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By Siobhan Burke
The Jacob’s Pillow director on the festival’s 80th year
In 1930, when Ted Shawn acquired a run-down farm in the Berkshire Hills of Massachusetts, he probably never imagined that it would one day be home to an international summer dance festival celebrating its 80th anniversary. Or maybe he did. Shawn and his company of Men Dancers had a way of dreaming big, a quality inherited by subsequent leaders of Jacob’s Pillow Dance Festival, including Ella Baff, who has been the artistic and executive director since 1998.
Under Baff’s guidance, the Pillow became a National Historic Landmark, won a National Medal of Arts, developed an invaluable online archive, and has continued presenting an unparalleled array of dance from around the world. Its delectable offerings this season, which runs June 16 to August 26, include a tribute to the Men Dancers, screenings of the new documentary Never Stand Still, three “Back by Popular Demand” shows, and much more. In fact, our cover girl Sara Mearns makes her Pillow debut this month with the Morphoses company. (For the full schedule, see www.jacobspillow.org.) Dance Magazine associate editor Siobhan Burke spoke with Baff in March.
I’m curious about your “Back by Popular Demand” programs: Crystal Pite’s Dark Matters, Doug Elkins’ Fräulein Maria, Tero Saarinen’s Borrowed Light. Why did you decide to bring back these works? Usually I don’t bring things back very quickly, or at all; I like to change the mix of things. But there are some works that are terrific, important works that should be seen again and again and become classics. People who saw these three works originally were either so wild about them that they came back a second time, or they said, “That was one of the most fabulous things I’ve ever seen. When is it coming back?” They are unique pieces by some of the smartest people I’ve ever met and some of the smartest dancemakers around.
Are there any common misconceptions about Jacob’s Pillow? Some people think that we only present ballet. Why? I have absolutely no idea. Some people think it’s much further from New York City than it actually is. No, you can’t take the subway there, but it isn’t very far. A lot of people also don’t know that the Pillow is much more than just performances. All of our free public programs—we have more then 300 of them—are fun and educational. You can learn a great amount in a very casual, friendly way, through talks before every performance, talks with artists, meeting artists at the Pub, observing training with the extraordinary faculty at the school, our exhibits, our archives. Much of what makes the Pillow interesting is that you can spend an entire day, two days, weeks, just wandering around, doing a lot more than seeing performances.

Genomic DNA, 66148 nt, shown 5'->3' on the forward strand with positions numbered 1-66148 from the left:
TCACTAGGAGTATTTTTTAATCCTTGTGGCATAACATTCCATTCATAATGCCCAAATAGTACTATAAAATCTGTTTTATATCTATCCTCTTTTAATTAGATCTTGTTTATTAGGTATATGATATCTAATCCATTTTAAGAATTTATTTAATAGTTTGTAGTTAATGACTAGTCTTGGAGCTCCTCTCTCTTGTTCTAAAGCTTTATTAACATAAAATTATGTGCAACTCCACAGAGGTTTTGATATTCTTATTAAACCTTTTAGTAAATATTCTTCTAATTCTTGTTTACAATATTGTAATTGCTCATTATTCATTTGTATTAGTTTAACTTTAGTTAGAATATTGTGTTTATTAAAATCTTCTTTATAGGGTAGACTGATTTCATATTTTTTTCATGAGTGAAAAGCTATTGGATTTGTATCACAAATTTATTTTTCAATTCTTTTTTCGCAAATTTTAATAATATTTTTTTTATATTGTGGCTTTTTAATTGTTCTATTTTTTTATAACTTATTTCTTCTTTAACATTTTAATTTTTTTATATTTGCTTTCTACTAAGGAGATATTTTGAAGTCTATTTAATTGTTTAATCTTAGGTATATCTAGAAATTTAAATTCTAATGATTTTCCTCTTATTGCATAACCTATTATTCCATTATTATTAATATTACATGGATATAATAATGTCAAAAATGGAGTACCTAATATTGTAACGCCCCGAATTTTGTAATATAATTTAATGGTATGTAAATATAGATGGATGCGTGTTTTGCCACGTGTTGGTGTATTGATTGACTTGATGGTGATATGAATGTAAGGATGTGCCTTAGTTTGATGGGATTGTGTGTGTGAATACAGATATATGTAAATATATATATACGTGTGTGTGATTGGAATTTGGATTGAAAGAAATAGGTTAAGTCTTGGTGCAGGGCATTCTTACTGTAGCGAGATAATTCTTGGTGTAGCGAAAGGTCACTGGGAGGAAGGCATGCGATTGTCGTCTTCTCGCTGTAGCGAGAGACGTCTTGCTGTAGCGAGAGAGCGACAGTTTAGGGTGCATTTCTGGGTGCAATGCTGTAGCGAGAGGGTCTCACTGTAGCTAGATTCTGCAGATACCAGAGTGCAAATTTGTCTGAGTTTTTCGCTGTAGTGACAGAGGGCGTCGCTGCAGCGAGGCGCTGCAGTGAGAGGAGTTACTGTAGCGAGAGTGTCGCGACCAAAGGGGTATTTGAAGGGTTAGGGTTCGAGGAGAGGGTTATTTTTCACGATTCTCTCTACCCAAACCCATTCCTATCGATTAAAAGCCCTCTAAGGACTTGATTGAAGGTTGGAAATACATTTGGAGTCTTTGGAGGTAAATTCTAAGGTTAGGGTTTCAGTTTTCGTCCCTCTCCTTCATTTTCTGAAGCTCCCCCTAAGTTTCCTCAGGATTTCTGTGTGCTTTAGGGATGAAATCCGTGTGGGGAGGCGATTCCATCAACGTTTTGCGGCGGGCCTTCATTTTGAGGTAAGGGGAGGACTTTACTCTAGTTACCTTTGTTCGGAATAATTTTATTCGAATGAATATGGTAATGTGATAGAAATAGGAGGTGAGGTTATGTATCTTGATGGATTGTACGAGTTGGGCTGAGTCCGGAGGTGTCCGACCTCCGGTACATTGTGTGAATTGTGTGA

Erica Essner Performance Co-Op dancing in the Pillow’s Inside/Out series. Photo by Christopher Duggan, Courtesy Jacob’s Pillow.
When Shawn founded the Pillow and established his company of Men Dancers, a big part of his mission was to make dance a socially acceptable career for men. How do you think that aspect of his legacy has evolved? Well, it’s very complicated. I cannot tell you how much I respect Mr. Shawn and the men for what they did early on. They were absolutely bold and radical in their time. I think they would feel that the legacy of men dancing at the Pillow is still strong and quite wonderful. But it’s not something that I actively seek. In fact, I’m thinking, More women choreographers! When we look at the roots of what we now refer to as modern dance—the early days—there was Ted Shawn, and yes, there were other men, but there were a whole lot of women. It was more of a matriarchy, dominated by Martha Graham. But now, I think a lot of people would say that the field is more male-dominated; in most major companies, the artistic directors are men. So if anything, I’m very interested in looking at the work of female choreographers.
Like Crystal Pite—now there’s an example of a strong woman director. Absolutely. She received the Jacob’s Pillow Dance Award last year, and I felt so great about handing that over to her. I think she is an unusual talent—and, by the way, she happens to be a woman.
It seems that in the 1920s and ’30s, Shawn’s crusade for male dancers was necessary. But now, maybe partly because of his efforts, the tables have turned. Although I think that socially, male students who dance still go through a hard time. Yes. In many places in the country and in many families—as I learn when I talk to young men from the School at Jacob’s Pillow—there is still a stigma attached to men who want to be dancers. But it’s certainly not what it was.
Is there anything that you’re especially looking forward to this season? I’m very excited about all of the work. What presenters really want to do—and this is so simple it’s ridiculous—but not unlike artists, we want to share. We want to share art with the people. So I get very energized thinking about the festival, and particularly this one because it’s the 80th.
At top: Ella Baff. Photo by Christopher Duggan, Courtesy Jacob’s Pillow.
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